Gnostic Hip Hop For Jews
Blood of Abraham: such nice boys
Published November 10, 1999 in Dirt

The Beastie Boys went Buddhist. 3rd Bass disbanded back in '92. Clearly, the rap world has been aching for some nice Jewish boys to represent with crazy matzoh ball rhymin' and some chicken phat style.

See also...
... by D. R.
... in the Dirt section
... from November 10, 1999

Enter Blood of Abraham, the baddest boys under the covenant -- or, at least, they'd like to think so. They radiate a kitschy kind of machismo, just what you'd expect from Van Nuys-raised NJBs who've earned their hip hop creds with album titles like Future Profits (released in 1994 on Eazy-E's Ruthless Records) and Eyedollartree (due out in early 2000). The Blood brothers met during their senior year of high school -- in 1989, the same year Public Enemy's Professor Griff was quoted in The Washington Post saying, "Jews are responsible for the majority of wickedness that goes on across the globe."

For whatever reason -- whether calculated political move or genuine move towards healing old riffs -- PE asked the Blood boys to open for them on their current tour. I caught up with Benyad and Mazik -- a.k.a. Benjamin Mor and D. Saevitz -- in San Francisco to talk spiritual insight, Pavlov's dogs, and Woody Allen. Yo.

GETTINGIT: According to your marketing material, you guys do Gnostic Jewish hip hop. What's Gnostic Judaism?

BENYAD: We deal with universal principles. Our music crosses all boundaries, to the universal themes of spirituality. Gnosticism is a belief unto itself; we all have the same take on life.

MAZIK: No, we don't, um, follow that at all. We just make music.

GI: So where's the Jewish part fit in?

M: We just, like, wanted to pick a name that someone would remember. Abraham is the father of both Isaac and Ishmael. It's like having a general sense of everyone under the sun. The Jewish thing isn't so big. We fast on the High Holy Days; we atone one day, but the rest of the year we eat pork.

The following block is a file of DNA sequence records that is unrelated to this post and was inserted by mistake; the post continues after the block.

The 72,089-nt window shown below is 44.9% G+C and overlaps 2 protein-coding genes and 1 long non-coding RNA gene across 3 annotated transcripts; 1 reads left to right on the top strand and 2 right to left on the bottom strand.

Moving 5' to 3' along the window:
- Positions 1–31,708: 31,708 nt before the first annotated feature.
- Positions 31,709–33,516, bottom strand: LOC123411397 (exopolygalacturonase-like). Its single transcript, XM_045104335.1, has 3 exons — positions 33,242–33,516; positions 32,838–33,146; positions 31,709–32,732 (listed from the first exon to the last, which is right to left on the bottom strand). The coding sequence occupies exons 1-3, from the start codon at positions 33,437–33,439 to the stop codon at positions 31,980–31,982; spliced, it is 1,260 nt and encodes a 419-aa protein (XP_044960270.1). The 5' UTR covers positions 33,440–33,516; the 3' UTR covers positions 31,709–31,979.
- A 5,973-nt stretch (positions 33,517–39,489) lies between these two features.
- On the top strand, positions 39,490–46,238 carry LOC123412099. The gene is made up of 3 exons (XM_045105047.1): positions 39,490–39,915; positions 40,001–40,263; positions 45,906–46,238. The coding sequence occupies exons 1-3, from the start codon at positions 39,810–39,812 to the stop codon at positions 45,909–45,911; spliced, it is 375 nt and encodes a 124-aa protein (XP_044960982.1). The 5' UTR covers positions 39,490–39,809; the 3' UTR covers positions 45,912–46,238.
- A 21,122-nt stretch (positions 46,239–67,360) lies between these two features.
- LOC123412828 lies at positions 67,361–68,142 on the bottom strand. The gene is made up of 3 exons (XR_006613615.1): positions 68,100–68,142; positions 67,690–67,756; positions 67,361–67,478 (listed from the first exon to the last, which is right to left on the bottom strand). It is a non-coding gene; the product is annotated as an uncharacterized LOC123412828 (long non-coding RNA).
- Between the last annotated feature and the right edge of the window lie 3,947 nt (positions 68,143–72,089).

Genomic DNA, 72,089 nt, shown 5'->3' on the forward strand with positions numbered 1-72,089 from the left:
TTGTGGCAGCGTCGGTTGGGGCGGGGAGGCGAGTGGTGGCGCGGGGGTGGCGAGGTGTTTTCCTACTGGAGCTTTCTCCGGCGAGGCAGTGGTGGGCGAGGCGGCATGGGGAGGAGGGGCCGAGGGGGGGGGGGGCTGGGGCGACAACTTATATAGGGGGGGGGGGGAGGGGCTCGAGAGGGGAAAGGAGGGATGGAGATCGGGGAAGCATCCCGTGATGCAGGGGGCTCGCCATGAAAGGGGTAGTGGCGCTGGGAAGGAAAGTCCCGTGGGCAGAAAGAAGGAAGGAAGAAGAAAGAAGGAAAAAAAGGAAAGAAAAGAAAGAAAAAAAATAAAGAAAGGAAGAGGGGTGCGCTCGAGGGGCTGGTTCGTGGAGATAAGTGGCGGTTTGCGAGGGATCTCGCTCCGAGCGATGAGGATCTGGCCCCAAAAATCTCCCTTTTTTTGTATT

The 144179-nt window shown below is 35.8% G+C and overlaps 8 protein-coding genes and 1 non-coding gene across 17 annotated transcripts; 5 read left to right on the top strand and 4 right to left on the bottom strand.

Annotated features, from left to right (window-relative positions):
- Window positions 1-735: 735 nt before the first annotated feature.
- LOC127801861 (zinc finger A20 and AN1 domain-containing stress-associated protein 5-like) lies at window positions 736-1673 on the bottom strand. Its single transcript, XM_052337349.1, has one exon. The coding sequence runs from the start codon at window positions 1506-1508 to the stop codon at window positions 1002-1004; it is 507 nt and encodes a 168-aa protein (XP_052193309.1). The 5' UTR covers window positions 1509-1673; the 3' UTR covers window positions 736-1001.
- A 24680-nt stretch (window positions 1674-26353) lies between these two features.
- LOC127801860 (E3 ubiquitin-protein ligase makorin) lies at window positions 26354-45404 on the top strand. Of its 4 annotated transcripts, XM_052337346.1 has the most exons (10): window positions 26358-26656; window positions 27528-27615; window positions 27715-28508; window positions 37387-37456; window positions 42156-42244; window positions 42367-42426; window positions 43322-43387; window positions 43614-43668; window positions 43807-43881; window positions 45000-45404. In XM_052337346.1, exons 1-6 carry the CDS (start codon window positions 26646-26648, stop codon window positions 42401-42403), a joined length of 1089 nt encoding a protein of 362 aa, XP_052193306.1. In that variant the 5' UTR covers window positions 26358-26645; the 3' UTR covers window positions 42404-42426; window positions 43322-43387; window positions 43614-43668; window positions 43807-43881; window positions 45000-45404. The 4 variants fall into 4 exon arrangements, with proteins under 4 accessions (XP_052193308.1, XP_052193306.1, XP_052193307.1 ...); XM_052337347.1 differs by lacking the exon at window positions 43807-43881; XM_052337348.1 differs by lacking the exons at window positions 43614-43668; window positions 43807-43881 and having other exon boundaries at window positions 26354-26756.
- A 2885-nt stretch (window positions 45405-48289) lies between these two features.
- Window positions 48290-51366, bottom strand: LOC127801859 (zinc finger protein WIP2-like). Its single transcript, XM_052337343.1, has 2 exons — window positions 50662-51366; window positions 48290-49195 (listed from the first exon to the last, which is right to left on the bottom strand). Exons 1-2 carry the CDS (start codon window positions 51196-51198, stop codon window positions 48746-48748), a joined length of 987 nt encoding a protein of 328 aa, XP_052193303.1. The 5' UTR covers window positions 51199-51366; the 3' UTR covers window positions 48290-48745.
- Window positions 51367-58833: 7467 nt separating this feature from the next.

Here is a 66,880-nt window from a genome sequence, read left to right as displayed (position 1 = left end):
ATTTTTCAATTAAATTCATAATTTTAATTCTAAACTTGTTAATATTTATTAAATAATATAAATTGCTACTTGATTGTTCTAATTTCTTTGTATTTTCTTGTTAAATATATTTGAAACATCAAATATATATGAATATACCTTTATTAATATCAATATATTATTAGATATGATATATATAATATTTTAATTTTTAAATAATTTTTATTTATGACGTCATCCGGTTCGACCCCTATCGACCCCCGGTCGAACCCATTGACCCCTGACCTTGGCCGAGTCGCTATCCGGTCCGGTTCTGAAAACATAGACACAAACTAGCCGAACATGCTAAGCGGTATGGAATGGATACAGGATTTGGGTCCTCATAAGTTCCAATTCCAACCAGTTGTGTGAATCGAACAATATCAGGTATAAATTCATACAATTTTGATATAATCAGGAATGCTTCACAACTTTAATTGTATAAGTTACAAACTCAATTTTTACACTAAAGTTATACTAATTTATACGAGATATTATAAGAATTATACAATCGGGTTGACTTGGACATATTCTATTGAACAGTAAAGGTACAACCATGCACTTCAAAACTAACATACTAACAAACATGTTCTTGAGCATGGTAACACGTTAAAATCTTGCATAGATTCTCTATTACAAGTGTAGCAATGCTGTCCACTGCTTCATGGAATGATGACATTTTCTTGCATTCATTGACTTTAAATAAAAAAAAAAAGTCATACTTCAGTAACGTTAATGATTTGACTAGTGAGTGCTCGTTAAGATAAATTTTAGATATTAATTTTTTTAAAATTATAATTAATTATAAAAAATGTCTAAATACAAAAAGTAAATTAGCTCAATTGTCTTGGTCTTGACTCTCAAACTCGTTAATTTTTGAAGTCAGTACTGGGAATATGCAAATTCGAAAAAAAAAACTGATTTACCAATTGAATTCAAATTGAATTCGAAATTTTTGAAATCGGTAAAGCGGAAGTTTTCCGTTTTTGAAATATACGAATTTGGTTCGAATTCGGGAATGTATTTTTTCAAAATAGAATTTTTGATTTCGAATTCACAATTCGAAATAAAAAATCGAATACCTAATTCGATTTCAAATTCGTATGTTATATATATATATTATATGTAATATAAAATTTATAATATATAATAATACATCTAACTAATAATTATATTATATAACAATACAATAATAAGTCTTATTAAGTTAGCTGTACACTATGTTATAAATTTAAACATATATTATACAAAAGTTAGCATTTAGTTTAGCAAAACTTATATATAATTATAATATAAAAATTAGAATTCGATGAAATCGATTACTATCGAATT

GI: What're you trying to say with your music, then?

B: We want to make sure when we're older that our grandkids say, "Aww, yeaah." We're not being followers. It's about self-awareness, knowledge of the self. On the level of all life -- like, empowering people. Thinking out of the box. You know? Like, don't be programmed. People are like Pavlov's dogs. It's all about originality.

GI: That's, like, way deep.

M: Yeah, man. So, like, with "Omega Ton" [a song off Eyedollartree] we pushed the envelope on all levels. It takes place in the not-so-distant future, when the most precious commodity is water. So we find this mystic place, and trade women for clean water.

GI: Hmm, so women are a currency, huh? Is that like a Thai sex ring thing?

B: We weren't trying to change anything. Unfortunately, when water is a rare thing... it's a harsh reality.

GI: So ...?

B: Yeah, women are a commodity to be traded. It's, like, the harsh reality that someone would do that.

GI: What does your mother think of you making songs like that?

B: My mom's always been supportive. Our parents have always been there for us.

M: And like, Mazik's a nickname my grandmother gave me, and I wear it with pride. It's Yiddish for "pest," which is cool for like, taggin' up on the walls. And it rhymes with a lot of stuff.

GI: Do you consider your touring with PE a political statement -- a chance to send a message about working together?

B: We have no missionary zeal. No one Jew represents all Jews, no one black person represents all black people. You can't set out to change anyone, you can only express your true self. We were kickin' it with Griff just the other day; he's cool, yo. It's the powers that be that try to scapegoat, not us.

M: Like with the song "Niggaz and Jews" [off the Future Profits album]. We wanted to make it deeper than it actually was, but it was cool. The song's like, ignorance is a powerful thing to mislead people, and everyone's got a common enemy.

GI: A common enemy? What or who is that? White capitalist man?

M: No, it's just like, um, everybody's got enemies.

GI: OK, so the real question: Woody Allen or Barbra Streisand?

B: Woody Allen. He's all bitter and shit. That's cool.

M: Streisand. She's kinda sexy in that movie ... what's it called? I or somethin'? She's bangin'.

D. R. is a legend in her own lunchtime.